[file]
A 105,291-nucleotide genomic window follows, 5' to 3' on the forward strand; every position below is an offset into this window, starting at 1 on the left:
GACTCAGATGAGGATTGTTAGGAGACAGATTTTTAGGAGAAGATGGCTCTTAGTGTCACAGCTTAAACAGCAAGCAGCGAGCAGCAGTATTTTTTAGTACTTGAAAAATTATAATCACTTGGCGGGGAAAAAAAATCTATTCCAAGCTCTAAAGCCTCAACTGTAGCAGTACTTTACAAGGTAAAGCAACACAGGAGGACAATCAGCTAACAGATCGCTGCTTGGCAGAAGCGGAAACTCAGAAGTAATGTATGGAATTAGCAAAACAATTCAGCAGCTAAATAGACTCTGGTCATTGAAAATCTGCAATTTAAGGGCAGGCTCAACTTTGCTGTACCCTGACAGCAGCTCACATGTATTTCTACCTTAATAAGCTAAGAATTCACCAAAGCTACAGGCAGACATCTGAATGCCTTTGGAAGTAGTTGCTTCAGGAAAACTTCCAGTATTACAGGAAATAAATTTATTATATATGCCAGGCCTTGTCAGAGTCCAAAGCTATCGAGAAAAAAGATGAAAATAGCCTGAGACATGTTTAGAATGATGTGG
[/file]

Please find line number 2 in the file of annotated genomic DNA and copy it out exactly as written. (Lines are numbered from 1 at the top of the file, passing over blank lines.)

GACTCAGATGAGGATTGTTAGGAGACAGATTTTTAGGAGAAGATGGCTCTTAGTGTCACAGCTTAAACAGCAAGCAGCGAGCAGCAGTATTTTTTAGTACTTGAAAAATTATAATCACTTGGCGGGGAAAAAAAATCTATTCCAAGCTCTAAAGCCTCAACTGTAGCAGTACTTTACAAGGTAAAGCAACACAGGAGGACAATCAGCTAACAGATCGCTGCTTGGCAGAAGCGGAAACTCAGAAGTAATGTATGGAATTAGCAAAACAATTCAGCAGCTAAATAGACTCTGGTCATTGAAAATCTGCAATTTAAGGGCAGGCTCAACTTTGCTGTACCCTGACAGCAGCTCACATGTATTTCTACCTTAATAAGCTAAGAATTCACCAAAGCTACAGGCAGACATCTGAATGCCTTTGGAAGTAGTTGCTTCAGGAAAACTTCCAGTATTACAGGAAATAAATTTATTATATATGCCAGGCCTTGTCAGAGTCCAAAGCTATCGAGAAAAAAGATGAAAATAGCCTGAGACATGTTTAGAATGATGTGG